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ERIC Number: ED553462
Record Type: Non-Journal
Publication Date: 2013
Pages: 144
Abstractor: As Provided
ISBN: 978-1-3030-6852-2
Linking Laptops to Learning: Analysis of a 1:1 Environment with Intermediate Learners
Cottone, Mark Anthony
ProQuest LLC, Ed.D. Dissertation, Wingate University
The purpose of this study is to examine how the 1:1 laptop initiative impacted student achievement for the students at a single intermediate school (grades 4-6) in Mooresville, North Carolina. Researchers Dunleavy, Dexter, & Heinecke, 2007; Mouza, 2008; O'Dwyer, Russell, Bebell & Tucker-Seeley, 2005 have called for additional research examining the impact of 1:1 programs on student achievement. Therefore, the purpose of this predominantly quantitative study is to compare Pre-1:1 laptop standardized state tests to Post-1:1 laptop scores in math and reading as well as to examine teacher perceptions. The questions researched in this study are as follows: a. Has the 1:1 laptop initiative impacted student achievement as measured by math and reading scores on North Carolina End-of-Grade assessments? b. Is there a differential impact in student academic performance between female students as compared to male students in math? c. Is there a differential impact in student academic performance between black students as compared to white students in math? d. Is there a differential impact in student academic performance between economically disadvantaged students as compared to students who are not economically disadvantaged in math? e. What components are seen as most influential to student academic performance during a school's 1:1 laptop initiative? Data were aggregated using a t test and multiple chi square tests in order to determine statistical significance. A statistical difference between the Pre-1:1 laptop group and the Post-1:1 laptop group was established in math but not for reading. Math scores were also compared and analyzed by subgroups. Achievement gaps that were narrowed occurred with black students and economically disadvantaged subgroups. Females still outgained the male subgroup; thus, an achievement gap was not narrowed. However, all subgroups compared showed positive differential gains with the Post-1:1 laptop group. To add to the quantitative results, the Likert analyses results indicate that more of the school's certified staff supports the results of the statistical analysis for this study. For example, in Figure 14, all of the respondents positively agree that " laptops make it much easier" or "somewhat easier for students to learn". [The dissertation citations contained here are published with the permission of ProQuest LLC. Further reproduction is prohibited without permission. Copies of dissertations may be obtained by Telephone (800) 1-800-521-0600. Web page:]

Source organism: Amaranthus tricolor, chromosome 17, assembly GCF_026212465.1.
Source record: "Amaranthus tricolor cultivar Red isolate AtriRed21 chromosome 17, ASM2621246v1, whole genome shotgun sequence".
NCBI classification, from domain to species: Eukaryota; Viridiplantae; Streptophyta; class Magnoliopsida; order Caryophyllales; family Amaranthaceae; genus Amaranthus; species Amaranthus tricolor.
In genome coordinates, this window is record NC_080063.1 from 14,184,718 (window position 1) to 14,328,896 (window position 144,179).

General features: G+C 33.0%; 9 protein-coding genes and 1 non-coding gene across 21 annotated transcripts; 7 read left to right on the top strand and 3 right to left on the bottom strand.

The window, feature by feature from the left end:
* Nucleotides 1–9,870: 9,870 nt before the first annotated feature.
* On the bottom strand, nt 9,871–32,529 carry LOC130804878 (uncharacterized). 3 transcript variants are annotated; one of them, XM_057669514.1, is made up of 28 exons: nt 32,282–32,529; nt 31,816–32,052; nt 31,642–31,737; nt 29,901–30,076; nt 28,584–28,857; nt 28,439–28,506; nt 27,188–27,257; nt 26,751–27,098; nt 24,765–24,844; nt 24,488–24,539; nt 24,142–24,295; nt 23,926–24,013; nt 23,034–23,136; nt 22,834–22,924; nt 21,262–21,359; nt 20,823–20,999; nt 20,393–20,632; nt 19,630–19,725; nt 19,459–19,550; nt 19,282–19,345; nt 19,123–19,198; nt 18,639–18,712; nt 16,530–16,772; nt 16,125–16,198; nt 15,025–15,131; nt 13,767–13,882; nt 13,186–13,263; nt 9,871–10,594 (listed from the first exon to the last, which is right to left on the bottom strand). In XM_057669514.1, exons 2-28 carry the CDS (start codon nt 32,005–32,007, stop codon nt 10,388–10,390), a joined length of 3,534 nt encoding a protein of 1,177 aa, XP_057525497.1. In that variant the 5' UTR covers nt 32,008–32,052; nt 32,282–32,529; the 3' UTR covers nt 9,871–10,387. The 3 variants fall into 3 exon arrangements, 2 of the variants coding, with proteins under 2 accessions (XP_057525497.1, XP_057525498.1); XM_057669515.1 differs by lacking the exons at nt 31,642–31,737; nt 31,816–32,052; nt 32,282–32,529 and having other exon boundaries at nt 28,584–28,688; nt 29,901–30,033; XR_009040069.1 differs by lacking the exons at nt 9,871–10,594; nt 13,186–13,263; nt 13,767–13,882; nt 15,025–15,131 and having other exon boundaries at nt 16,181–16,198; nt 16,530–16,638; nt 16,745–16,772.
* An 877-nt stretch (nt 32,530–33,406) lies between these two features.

ProQuest LLC. 789 East Eisenhower Parkway, P.O. Box 1346, Ann Arbor, MI 48106. Tel: 800-521-0600; Web site:
Publication Type: Dissertations/Theses - Doctoral Dissertations
Education Level: Intermediate Grades; Grade 4; Elementary Education; Grade 5; Middle Schools; Grade 6
Audience: N/A
Language: English
Sponsor: N/A
Authoring Institution: N/A
Identifiers - Location: North Carolina